Union Recognition: A Comparative Analysis of the Pros and Cons of a Legal Procedure

DOIhttp://doi.org/10.1111/j.1467-8543.1987.tb00708.x
Publication Date01 Jul 1987
AuthorBarbara Townley
British Journal
of
Industrial Relations
2512
July
1987
0007-1080
$3.00
Union Recognition:
A
Comparative
Analysis
of
the Pros and Cons
of
a
Legal Procedure
Barbara Townley*
The question of positive legal rights in the area of collective labour relations
has recently emerged on the political agenda. It has been addressed publicly
by several union leaders (Edmonds
1986,
Graham
1985),
and is currently the
subject of a T.U.C. review and Labour Party -T.U.C. discussions, and an
S.D.P. discussion document.’ Amongst academics there is also debate,
ranging from the more general discussion of ‘rights versus immunities’
(Wedderburn
1985,
Von
Prondzynski
1985)
to McCarthy’s
(1985)
more
specific proposals for a series of legal reforms. Subsumed within these
debates, although not receiving much media attention, is the contentious
subject of union recognition. Several factors, however, indicate that this
issue will receive a far greater degree of prominence, to the extent that a
statutory recognition procedure may well arise on a future legislative
agenda
.’
For trade unions such a procedure may have some appeal. The period
1980-6
has seen the organisational base of trade unions steadily being
eroded, hit not only by high levels
of
unemployment but also by structural
changes which have been taking place in the economy. Areas
of
employ-
ment growth, particularly the private services and part-time employment,
have not traditionally correlated with high levels
of
union organisation (Bain
and Price
1983,
Bain and Elias
1984).
In addition there is evidence that new
employment is increasingly locating outside traditional trade union strong-
holds, especially in smaller-sized establishments in rural locations (Massey
1984,
Massey and Miles
1984).
As union representation is more difficult to
secure in such areas, the argument has been advanced that a legal
mechanism may be required to allow workers the right to be represented by
a trade union (Edmonds
1986),
especially as unemployment, in combination
with more restrictive legislation, has deprived unions of the industrial
muscle to enforce recognition claims. The argument gains some support by
research conducted into the problems encountered in securing recognition
in these areas (Rose and Selby
1985).
*Lecturer in Industrial Relations, Industrial Relations Research Unit, University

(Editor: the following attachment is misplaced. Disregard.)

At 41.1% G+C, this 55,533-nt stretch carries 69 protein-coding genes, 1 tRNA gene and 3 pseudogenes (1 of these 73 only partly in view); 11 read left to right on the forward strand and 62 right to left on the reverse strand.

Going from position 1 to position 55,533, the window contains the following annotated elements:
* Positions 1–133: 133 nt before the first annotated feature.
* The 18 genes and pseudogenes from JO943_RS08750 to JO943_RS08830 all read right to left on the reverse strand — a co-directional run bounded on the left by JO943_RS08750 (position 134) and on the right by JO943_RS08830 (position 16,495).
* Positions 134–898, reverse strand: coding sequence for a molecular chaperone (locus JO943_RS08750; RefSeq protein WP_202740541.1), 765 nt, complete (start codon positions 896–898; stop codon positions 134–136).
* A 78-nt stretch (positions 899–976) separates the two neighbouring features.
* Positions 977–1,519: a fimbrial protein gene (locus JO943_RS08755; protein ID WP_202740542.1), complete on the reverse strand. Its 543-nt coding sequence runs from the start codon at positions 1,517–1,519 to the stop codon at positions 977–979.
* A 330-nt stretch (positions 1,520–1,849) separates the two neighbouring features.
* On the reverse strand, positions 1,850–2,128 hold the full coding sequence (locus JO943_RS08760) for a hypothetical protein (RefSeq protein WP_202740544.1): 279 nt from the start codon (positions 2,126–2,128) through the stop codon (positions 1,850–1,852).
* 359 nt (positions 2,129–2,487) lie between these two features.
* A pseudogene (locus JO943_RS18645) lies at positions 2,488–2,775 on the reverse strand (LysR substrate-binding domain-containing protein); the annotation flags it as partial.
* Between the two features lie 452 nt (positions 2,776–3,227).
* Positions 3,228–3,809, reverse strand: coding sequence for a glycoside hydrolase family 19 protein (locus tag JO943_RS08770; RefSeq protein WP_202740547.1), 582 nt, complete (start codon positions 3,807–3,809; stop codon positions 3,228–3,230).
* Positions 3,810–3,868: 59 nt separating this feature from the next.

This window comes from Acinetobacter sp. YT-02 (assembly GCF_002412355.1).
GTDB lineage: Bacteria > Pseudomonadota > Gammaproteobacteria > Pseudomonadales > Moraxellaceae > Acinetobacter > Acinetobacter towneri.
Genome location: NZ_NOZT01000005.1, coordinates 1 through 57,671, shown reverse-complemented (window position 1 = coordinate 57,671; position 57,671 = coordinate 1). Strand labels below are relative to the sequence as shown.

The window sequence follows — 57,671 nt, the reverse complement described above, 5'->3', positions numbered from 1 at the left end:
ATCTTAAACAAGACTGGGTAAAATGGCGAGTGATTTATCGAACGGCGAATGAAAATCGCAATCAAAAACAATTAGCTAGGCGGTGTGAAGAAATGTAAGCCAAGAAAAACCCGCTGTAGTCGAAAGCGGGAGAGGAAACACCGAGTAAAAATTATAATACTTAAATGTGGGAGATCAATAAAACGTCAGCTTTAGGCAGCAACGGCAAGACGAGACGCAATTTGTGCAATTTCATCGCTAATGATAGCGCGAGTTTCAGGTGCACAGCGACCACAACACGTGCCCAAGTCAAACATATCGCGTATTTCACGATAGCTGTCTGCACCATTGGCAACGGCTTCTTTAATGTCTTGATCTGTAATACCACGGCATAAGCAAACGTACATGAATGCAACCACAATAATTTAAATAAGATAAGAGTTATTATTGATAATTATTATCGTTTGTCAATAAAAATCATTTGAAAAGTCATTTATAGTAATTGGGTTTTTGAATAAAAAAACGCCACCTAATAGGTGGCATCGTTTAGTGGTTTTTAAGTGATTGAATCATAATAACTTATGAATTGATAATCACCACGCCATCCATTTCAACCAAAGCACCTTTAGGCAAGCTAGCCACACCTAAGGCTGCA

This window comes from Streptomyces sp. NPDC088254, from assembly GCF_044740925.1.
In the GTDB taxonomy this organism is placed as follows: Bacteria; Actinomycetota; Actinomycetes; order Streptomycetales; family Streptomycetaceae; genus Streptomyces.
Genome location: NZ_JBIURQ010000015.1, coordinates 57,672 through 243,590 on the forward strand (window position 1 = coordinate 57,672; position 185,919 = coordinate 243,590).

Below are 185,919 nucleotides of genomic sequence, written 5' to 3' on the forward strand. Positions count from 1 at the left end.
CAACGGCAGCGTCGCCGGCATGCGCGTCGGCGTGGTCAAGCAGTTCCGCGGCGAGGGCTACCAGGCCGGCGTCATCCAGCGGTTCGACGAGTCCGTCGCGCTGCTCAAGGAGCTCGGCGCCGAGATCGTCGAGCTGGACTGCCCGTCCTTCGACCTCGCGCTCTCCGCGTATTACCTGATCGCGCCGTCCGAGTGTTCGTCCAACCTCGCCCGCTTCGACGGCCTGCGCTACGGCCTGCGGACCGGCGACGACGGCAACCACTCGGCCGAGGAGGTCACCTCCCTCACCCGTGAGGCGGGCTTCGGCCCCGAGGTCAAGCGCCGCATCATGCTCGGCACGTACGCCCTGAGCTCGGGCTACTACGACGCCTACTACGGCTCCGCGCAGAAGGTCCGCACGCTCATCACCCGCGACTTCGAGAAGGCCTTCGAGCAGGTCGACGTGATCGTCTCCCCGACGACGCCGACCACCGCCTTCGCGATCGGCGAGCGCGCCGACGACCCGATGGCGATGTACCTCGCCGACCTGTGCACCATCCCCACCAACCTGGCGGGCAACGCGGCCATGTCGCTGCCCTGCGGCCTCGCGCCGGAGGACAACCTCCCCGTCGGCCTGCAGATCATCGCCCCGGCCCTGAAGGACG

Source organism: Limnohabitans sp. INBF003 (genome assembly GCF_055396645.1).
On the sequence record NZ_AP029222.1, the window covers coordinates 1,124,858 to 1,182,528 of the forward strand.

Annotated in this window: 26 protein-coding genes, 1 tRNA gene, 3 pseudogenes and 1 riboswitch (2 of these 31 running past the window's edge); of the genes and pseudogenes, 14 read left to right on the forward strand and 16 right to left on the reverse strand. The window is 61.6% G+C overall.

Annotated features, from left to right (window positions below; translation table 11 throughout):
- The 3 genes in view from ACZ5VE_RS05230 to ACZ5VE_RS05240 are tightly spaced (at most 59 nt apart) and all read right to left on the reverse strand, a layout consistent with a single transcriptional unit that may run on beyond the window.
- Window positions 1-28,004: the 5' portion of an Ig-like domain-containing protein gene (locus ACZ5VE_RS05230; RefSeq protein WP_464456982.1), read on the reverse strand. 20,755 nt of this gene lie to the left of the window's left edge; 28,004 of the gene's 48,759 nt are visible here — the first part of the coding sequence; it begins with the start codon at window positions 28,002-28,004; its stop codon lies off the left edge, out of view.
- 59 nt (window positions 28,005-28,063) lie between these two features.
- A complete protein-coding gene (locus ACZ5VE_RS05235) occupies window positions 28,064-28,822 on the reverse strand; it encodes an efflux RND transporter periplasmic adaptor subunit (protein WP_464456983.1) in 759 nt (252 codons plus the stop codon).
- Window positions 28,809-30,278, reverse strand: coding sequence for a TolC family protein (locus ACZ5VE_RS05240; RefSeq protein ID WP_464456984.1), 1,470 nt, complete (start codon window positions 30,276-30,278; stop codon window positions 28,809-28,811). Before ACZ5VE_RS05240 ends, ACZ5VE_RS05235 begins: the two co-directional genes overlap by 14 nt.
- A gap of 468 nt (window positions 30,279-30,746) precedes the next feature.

of
Warwick.
178
British Journal
of
Industrial Relations
There is also some indication that managements’ attitude towards a
union presence is changing. Some evidence points to increasing manage-
ment resistance (Batstone 1984, MacKay 1986), although the extent to
which this constitutes ‘hard managemept’ rather than ‘anti-unionism’ is
contested (Sisson 1984, Edwards 1985). Undoubtedly, however, there is an
indication that the philosophy which sustained the post-Donovan reforms
of greater formalisation of relationships with trade unions and the role for
the industrial relations specialist is being replaced by an emergent ‘human
resource manager’ schooled in different principles. The T.U.C., in its
consultative document on trade union legislation, addresses this point
‘Clearly
if
unions consider that there has been a marked and possibly
permanent change in employer attitudes since the 1970’s which makes it
very difficult for unions to break into new areas, the case for statutory
support becomes that much stronger’ (T.U.C. 1986, p. 15). For others,
however, the concern lies not with management practising more sophisti-
cated personnel policies but the adoption of more blatant anti-union
strategies. McCarthy (1985, p. 29) is unequivocal ‘there
is
undoubtedly a
need for positive rights in this area. The problem
of
the recalcitrant
employer who fights the workers’ attempts to organise and ‘match’ his
natural power in the labour market has in no way diminished in recent
years’.
These factors in themselves may not be sufficient to prompt consideration
of a recognition procedure, being politically
too
readily open to accusations
of
pandering to the institutional requirements
of
the trade unions in a
climate
of
economic adversity. The broader issue of labour law reform,
especially some
of
the recent debates on positive rights, however, requires
that the issue
of
trade union recognition be addressed. The Social Contract
legislation introduced a number of rights which were premised on trade
unions
being recognised
by an employer for the purposes of collective
bargaining including, the right
to
paid and unpaid time
off
for industrial
relations duties and trade union activities; disclosure of information; and a
right to be consulted on redundancies, the transfer
of
business, health and
safety and pensions.’ The removal
of
the statutory recognition procedure
has left something
of
a vacuum.
As
Clark and Wedderburn (1983, p. 210)
point out, an employer can now remove access to these rights by removing
the voluntary recognition of a union. Addressing this anomaly or any
extension
of
rights to trade unions and their representatives must necessarily
confront the issue of recognition.
As
Lewis and Simpson (1981, p.
145)
have
argued where
so
many rights depend on union recognition ‘the logic
of
the
modern legal framework points to the need for a union recognition
procedure’.
This ‘logic’ raises several important issues, not least the role for the state
in the enforcement
of
recognition, and the relationship between union
recognition and ‘good’ industrial relations. These broader issues, although
pertinent, will not be directly addressed here. The focus
of
this paper
is
rather to consider more specifically the nature of a recognition procedure

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